Cris Carter explains exactly why the Cowboys lost to the Packers

Dallas Cowboys quarterback Dak Prescott (4) walks off the field after losing to the Green Bay Packers in an NFL divisional playoff football game Sunday, Jan. 15, 2017, in Arlington, Texas. The Packers won 34-31. (AP Photo/Michael Ainsworth)

Days after the Green Bay Packers upset the Dallas Cowboys, many NFL fans are still trying to figure out just what went wrong for Dak Prescott and his team.

Was it that Dallas trusted a rookie quarterback? Were the Cowboys simply doomed at the hands of Aaron Rodgers, one of the greatest quarterbacks in history? Or did their choice to go away from Ezekiel Elliott in the second half lead to the defeat?

All of those factors likely played a role, to be sure. Yet on this week’s Make Me Smarter football podcast, NFL Hall of Famer Cris Carter and host Nick Wright point to two crucial mistakes the Cowboys made that cost them a chance at an NFC Championship Game berth.

First, there was the choice to rest the starters in Week 17, which both Carter and Wright agree backfired on Dallas:

CRIS: The first three drives of the game, those count. Those aren’t warmups. Seven points on the first [Green Bay] drive. Fourteen points, now, the deficit after the second drive. And then you leave yourself in a 21-3 hole. The beginning of the game is just as important.

NICK: You and I have talked about the resting in Week 17. It’s not being talked about a lot this week because the Cowboys played so great after being down 21-3, and they damn near won the game. It took a great performance by the greatest quarterback in the league, Aaron Rodgers.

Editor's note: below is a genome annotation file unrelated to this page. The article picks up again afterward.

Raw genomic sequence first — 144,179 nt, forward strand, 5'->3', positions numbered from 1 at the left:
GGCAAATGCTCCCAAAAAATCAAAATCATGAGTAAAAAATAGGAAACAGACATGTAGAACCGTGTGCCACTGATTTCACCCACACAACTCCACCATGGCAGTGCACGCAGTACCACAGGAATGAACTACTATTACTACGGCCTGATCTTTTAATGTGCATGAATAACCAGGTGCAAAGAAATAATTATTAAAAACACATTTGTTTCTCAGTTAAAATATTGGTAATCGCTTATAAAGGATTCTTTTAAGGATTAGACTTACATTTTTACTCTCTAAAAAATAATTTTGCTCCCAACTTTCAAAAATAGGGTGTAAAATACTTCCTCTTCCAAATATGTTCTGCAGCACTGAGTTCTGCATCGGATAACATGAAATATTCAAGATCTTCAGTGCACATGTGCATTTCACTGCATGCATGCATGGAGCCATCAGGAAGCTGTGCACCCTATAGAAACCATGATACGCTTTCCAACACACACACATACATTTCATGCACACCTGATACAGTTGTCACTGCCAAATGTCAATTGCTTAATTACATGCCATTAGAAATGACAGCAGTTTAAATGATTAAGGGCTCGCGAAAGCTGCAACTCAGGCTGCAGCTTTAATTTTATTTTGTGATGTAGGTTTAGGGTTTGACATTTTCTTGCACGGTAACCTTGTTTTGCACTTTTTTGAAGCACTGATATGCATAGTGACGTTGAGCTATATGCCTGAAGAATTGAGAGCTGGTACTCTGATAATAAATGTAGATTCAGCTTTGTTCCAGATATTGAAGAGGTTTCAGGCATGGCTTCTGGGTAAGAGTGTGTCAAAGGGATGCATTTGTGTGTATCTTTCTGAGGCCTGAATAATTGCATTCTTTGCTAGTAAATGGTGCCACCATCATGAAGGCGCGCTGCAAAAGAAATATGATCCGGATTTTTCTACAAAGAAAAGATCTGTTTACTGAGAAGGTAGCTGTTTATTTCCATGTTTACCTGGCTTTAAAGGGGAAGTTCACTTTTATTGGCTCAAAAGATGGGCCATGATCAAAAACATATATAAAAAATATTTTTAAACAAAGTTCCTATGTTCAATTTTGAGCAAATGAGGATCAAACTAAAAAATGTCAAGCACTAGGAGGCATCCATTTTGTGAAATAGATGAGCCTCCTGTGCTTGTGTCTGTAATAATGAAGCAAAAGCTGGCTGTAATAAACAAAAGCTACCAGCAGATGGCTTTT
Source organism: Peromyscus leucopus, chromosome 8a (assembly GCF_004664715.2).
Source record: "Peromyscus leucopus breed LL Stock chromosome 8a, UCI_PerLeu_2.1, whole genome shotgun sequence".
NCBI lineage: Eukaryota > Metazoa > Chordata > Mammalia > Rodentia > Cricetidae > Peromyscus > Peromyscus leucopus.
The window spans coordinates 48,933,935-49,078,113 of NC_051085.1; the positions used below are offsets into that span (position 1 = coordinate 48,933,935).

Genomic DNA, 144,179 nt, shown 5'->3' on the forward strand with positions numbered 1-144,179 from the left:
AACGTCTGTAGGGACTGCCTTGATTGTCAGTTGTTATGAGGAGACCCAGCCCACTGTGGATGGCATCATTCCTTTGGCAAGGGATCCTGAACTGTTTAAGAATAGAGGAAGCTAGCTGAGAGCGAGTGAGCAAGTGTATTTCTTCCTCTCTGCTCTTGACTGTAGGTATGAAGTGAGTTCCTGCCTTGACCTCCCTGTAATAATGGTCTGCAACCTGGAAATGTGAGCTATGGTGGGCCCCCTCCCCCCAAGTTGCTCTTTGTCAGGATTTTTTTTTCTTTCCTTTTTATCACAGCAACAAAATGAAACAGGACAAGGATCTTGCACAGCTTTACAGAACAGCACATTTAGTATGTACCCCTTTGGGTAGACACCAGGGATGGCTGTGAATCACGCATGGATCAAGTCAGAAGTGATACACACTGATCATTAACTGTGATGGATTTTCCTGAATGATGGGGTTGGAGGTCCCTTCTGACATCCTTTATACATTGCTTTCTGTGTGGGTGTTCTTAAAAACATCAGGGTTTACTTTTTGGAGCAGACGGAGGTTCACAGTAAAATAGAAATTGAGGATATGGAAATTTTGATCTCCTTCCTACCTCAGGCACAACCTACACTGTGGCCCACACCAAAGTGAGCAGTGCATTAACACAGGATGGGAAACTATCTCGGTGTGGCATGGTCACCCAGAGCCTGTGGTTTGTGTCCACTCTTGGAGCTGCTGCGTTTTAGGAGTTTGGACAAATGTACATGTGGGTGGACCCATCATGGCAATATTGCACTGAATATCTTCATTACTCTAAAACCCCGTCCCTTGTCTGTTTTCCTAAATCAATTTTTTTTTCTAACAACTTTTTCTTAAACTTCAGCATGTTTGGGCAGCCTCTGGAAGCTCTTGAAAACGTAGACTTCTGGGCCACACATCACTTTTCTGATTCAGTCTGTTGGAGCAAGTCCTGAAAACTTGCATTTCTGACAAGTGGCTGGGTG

But you think if they maybe didn’t take the foot off the gas in Week 17, that it doesn’t take them a 21-3 hole to really get going in this game?

CRIS: Absolutely. I think they basically gave away the first 22, 23 minutes of the game. And we have seen that in the last five, 10 years, as far as the No. 1 seed or No. 2 seed not going into the game with momentum. Green Bay, on the other hand, won six games coming into the playoffs, have won two more since then, so now they’ve set themselves up. Momentum is a great thing to have.

Wright has been saying for weeks that the Cowboys should have rested their starters in Week 16, not 17, then played at full speed in the final game to have the best of both worlds: a rested squad that’s firing on all cylinders headed into the playoffs.

Yet resting in Week 17 wasn’t the only mistake Dallas made — nor even necessarily the biggest.

We all know that the Cowboys blew it by spiking the ball on first down in the closing moments of their loss to the Packers, but Wright and Carter want to make sure we appreciate just how poor a decision that was:

NICK: The Cowboys were worried about running out of time, and I think that’s what led to the biggest mistake they made all season. They spiked the ball on first down with 49 seconds left, a timeout in their pocket, the ball around the 40-yard line. To give some context, prior to that play, there had been 68 spikes in the league this year. Only one other one was more than 45 seconds with a timeout left. It was an aberration. Teams usually don’t spike the ball there.

If you’re a.) trying to score a touchdown to win and b.) trying to make sure if we don’t get a touchdown, our field goal is the final crucial play of regulation, that spike there is so costly. You’re just giving up first down. … That was an enormous play that I think’s not talked about enough.